Welcome to Quadrant Online | Login/ Register Cart (0) $0 View Cart
Menu
May 25th 2018 print

Peter Wales

Evidence, Memory and the Law

In a case that hung entirely on circumstantial evidence and which saw the veracity of ancient recollections accepted by the bench,  Archbishop Philip Wilson was found guilty of covering up sexual abuse by a fellow priest. If Wilson isn't planning an appeal, he should

philip wilsonA New South Wales court on Tuesday found Roman Catholic Archbishop of Adelaide Philip Wilson (left) guilty of covering up sexual abuse of boys by a priest he knew forty years ago. It was alleged and accepted by the court he had been informed by two separate victims in the 1970s that parish priest James Fletcher had sexually assaulted them, and had failed to act on that information. At the time, Fr Wilson was a junior priest who shared a house with Fletcher. By failing to act at the time, and by failing to give evidence of the information he held at the time of Fletcher’s trial in 2004 and 2005, Wilson was found to have covered up Fletcher’s repeat sexual offences.

Magistrate Robert Stone said that he had been convinced by “the number of people who have complained, and weight and quality of these people”  and that “The whole of the evidence as to sexual abuse from all families provides material that a person would believe.”

Indeed. No one doubts that Fletcher abused the complainants, or that he was a deceptive and selfish individual who betrayed his church and vulnerable people in his care, and who caused great harm to his victims. Anyone with a heart could not help but be saddened by that harm he did, and supportive of his victims, who were entirely right to feel betrayed and angry. But that was not the question.

The question was, when was Fr Philip Wilson made aware of the abuse committed by James Fletcher against Peter Creigh?  Creigh first told his family about the abuse he had suffered in 2009, more than thirty years after the abuse took place, five years after Fletcher’s trial for abuse of other boys at about the same time, and three years after Fletcher’s death. When asked why he not mentioned the abuse before, he aserted he told the priest who shared the house with Fletcher. That priest was Philip Wilson. When questioned later, a second victim, un-named at this stage, also claimed to have told Wilson about the abuse at the time it occurred in the mid-Seventies.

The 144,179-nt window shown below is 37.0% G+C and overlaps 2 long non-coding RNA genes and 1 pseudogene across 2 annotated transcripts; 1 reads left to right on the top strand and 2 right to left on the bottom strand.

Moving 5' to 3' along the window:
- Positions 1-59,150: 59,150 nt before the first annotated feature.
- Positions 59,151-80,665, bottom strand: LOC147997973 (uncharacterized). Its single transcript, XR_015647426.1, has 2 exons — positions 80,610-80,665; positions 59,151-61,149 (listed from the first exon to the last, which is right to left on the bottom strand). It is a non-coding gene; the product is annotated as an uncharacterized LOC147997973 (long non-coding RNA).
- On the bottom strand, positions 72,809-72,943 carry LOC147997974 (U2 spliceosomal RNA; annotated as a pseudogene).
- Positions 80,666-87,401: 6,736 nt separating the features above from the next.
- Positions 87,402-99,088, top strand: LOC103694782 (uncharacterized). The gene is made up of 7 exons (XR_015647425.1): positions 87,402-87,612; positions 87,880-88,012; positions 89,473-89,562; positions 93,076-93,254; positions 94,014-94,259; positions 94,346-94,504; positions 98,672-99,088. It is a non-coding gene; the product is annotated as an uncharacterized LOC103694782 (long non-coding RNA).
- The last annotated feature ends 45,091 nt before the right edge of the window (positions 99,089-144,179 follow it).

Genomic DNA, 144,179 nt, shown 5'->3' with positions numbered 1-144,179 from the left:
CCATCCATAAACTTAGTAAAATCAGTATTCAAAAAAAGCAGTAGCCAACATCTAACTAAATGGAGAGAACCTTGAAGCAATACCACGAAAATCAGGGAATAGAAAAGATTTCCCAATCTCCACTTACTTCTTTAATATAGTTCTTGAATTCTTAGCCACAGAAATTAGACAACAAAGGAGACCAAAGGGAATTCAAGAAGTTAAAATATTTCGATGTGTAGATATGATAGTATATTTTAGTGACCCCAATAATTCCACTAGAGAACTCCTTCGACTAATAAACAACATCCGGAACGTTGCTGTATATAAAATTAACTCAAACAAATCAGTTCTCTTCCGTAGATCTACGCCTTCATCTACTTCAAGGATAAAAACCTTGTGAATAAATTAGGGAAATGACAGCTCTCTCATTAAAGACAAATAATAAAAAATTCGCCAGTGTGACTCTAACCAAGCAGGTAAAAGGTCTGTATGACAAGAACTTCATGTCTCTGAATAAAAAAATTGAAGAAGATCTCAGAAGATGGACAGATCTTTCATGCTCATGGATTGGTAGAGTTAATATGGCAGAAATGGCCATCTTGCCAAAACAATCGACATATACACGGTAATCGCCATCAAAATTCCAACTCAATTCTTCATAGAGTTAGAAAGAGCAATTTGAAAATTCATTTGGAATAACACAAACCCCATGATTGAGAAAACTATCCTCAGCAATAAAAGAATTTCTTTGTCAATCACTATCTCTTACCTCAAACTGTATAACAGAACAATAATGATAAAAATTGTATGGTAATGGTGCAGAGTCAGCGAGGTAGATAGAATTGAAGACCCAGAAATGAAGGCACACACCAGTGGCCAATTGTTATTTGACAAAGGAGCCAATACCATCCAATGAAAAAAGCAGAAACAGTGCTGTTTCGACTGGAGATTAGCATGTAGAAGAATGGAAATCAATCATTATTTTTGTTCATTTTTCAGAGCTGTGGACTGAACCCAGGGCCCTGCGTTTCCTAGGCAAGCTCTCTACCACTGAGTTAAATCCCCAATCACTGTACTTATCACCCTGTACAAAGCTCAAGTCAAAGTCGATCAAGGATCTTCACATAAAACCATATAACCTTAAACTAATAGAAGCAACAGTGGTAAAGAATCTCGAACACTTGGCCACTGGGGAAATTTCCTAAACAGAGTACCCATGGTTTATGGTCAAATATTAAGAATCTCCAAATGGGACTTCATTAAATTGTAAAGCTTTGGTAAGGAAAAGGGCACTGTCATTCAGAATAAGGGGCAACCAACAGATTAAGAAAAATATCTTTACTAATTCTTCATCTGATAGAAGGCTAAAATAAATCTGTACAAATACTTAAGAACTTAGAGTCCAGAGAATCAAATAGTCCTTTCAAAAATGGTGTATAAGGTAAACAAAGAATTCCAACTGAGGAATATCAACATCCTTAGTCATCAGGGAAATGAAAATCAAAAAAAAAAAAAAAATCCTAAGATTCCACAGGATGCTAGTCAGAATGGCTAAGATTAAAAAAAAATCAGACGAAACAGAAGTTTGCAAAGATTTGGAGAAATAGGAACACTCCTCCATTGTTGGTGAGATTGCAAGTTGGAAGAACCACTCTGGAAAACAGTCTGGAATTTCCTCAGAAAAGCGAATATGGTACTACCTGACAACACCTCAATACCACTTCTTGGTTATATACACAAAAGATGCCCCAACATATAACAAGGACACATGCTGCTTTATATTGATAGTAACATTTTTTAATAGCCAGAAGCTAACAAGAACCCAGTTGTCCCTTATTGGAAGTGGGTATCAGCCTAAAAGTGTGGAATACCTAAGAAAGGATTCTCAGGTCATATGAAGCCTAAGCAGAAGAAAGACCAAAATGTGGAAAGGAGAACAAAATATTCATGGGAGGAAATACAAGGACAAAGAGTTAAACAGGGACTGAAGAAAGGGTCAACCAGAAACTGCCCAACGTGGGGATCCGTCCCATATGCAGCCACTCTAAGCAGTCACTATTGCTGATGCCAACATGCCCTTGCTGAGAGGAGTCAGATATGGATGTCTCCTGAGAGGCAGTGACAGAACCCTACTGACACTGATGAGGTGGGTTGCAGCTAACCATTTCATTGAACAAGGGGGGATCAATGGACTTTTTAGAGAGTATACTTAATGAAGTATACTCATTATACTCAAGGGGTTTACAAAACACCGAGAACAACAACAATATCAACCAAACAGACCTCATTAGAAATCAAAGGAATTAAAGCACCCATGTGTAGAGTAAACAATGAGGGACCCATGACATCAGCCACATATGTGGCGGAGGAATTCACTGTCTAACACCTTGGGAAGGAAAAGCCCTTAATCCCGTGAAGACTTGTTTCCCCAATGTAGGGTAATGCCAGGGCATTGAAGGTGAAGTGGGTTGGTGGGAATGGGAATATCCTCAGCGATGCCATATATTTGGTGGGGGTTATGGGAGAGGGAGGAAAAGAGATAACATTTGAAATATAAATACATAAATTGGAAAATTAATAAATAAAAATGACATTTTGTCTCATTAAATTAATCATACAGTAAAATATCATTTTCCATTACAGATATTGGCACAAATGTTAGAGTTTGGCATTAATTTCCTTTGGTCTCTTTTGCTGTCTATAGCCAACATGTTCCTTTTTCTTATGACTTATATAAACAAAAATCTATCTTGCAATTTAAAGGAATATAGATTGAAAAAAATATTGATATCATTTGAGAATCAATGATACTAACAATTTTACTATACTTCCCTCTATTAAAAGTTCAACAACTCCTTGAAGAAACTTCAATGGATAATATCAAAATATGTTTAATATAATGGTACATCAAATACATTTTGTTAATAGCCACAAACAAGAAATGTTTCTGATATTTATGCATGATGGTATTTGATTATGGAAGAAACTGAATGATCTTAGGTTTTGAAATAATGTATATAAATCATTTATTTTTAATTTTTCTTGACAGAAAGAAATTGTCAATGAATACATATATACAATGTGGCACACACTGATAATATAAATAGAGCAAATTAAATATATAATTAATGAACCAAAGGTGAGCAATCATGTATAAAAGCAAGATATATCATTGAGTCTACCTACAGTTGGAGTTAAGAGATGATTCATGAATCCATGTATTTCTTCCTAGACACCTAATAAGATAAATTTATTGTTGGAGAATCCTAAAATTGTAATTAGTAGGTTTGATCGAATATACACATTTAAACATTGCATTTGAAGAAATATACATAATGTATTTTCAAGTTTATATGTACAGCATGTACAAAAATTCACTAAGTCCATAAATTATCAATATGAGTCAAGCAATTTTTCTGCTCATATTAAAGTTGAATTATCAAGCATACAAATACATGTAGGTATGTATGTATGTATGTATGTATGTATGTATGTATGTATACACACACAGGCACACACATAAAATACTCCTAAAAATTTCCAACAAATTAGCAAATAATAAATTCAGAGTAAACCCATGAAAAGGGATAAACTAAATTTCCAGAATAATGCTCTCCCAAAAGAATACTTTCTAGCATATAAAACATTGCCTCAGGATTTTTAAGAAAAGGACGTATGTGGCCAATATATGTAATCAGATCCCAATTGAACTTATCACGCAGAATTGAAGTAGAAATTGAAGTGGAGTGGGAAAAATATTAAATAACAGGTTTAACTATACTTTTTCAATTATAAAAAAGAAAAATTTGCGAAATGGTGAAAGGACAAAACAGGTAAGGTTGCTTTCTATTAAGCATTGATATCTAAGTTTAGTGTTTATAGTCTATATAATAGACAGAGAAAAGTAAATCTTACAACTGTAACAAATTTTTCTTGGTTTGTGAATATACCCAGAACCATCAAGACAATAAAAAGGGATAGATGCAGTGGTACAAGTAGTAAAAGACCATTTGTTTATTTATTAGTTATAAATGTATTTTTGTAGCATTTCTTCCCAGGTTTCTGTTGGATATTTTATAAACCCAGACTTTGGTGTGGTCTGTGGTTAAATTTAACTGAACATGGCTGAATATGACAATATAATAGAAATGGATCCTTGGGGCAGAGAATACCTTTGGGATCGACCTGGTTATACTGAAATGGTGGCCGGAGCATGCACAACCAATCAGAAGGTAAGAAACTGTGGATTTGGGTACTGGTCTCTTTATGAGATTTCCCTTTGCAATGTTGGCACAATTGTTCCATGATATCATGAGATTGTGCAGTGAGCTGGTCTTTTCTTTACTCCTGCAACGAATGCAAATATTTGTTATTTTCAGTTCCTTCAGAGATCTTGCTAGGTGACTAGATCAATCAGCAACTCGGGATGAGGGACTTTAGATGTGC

At this point it may be appropriate to note the vitriol directed at Archbishop Wilson because he said, again in response to questions, that he did not make assumptions about anyone’s guilt or innocence on the basis of accusations only, but preferred to wait until the matter had been proven in court. This is, of course, the position that any sensible person, including police, journalists, and the courts, should take. But Wilson has not only been abused for this in the popular media, but was also, bizarrely, reprimanded by the presiding Magistrate in his case. Reprimanded for taking a view which is exactly the objective and careful view a magistrate would take.